Part 2: A Forgotten Journey
Perhaps the second thing about this expedition into the Southwest that's intriguing is that hardly anyone's ever heard of it. And there's a really good reason for that.
This expedition was not, as Jefferson himself put it to Congress in 1807, nearly so successful as that of Lewis and Clark. The reasons why it wasn't successful have to do with the diplomatic tangle of the times, and with the fact that Jefferson launched this expedition into a part of the West that was a lot more accessible to other European powers than the Lewis and Clark expedition up the Missouri ever was. Because it was aimed at the Red River, and hopefully the Arkansas River as well, a Southwestern expedition would lead Jefferson's explorers onto the boundaries of Spanish territory—in fact, within a hundred miles of the nearest Spanish presidios and missions, in what is now Texas.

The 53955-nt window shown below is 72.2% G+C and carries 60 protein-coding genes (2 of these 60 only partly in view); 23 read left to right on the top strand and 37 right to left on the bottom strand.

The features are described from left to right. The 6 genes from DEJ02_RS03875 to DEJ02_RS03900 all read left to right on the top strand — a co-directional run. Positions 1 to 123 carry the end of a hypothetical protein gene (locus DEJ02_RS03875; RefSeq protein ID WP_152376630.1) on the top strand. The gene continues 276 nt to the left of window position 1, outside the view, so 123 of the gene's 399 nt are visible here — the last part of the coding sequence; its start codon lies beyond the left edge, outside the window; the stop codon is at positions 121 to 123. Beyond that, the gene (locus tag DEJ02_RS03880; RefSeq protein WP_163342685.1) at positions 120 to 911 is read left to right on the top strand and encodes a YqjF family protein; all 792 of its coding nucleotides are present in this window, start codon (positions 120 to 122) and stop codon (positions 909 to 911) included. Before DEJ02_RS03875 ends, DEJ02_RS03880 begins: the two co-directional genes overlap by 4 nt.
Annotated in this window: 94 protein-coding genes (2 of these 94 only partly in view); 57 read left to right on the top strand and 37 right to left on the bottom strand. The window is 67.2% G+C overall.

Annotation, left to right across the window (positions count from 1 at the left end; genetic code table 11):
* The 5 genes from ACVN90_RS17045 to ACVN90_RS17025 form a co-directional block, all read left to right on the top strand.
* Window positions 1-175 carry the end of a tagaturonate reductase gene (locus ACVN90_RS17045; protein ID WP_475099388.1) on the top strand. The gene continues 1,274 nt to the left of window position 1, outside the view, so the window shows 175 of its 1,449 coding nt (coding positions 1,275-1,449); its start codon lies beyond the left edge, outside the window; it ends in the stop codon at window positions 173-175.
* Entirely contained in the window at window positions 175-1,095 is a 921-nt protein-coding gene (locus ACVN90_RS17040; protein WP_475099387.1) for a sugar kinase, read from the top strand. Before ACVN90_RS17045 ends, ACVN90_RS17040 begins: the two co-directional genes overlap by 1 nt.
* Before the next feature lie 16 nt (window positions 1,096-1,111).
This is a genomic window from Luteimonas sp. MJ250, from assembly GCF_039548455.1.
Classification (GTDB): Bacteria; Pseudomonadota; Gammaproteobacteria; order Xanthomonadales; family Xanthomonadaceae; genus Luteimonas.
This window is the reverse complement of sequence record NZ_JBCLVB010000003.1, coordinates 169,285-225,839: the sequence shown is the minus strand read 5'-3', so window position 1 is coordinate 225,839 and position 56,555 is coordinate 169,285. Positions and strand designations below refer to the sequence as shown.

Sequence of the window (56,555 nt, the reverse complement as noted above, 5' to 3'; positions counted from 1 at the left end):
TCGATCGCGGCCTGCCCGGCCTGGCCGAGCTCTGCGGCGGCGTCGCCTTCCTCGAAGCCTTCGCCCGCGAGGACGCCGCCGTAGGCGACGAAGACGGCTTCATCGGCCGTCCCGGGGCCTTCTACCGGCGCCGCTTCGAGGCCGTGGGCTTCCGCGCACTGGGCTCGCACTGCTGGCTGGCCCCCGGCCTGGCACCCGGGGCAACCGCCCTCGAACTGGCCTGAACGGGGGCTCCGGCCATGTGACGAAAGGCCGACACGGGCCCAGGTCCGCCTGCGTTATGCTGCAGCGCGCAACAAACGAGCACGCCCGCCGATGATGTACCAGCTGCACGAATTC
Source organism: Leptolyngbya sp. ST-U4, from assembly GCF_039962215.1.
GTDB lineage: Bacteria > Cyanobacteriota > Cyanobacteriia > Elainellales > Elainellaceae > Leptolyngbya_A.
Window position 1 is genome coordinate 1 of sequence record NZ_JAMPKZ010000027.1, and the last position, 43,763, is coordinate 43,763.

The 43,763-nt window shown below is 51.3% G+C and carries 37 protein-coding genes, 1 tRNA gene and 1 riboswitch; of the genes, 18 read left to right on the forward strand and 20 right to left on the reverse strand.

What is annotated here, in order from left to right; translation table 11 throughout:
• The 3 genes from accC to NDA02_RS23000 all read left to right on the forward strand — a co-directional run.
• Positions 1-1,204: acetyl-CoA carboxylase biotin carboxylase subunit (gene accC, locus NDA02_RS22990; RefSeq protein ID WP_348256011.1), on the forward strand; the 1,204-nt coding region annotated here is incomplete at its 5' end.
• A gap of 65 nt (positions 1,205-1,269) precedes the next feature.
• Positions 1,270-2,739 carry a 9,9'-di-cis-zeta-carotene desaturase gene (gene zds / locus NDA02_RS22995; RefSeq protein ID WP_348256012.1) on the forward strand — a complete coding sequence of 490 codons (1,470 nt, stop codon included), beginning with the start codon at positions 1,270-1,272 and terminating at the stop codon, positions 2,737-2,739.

And the fact that this expedition, as Jefferson planned it, was going to graze, or even penetrate, Spanish territory, made it possible for the Spaniards to react to it in a way that they couldn't react to Lewis and Clark. They hoped to stop Lewis and Clark on a number of occasions. They were never able successfully to do so, but Spain, in the case of this Southwestern expedition, was able to send out an expedition to stop it.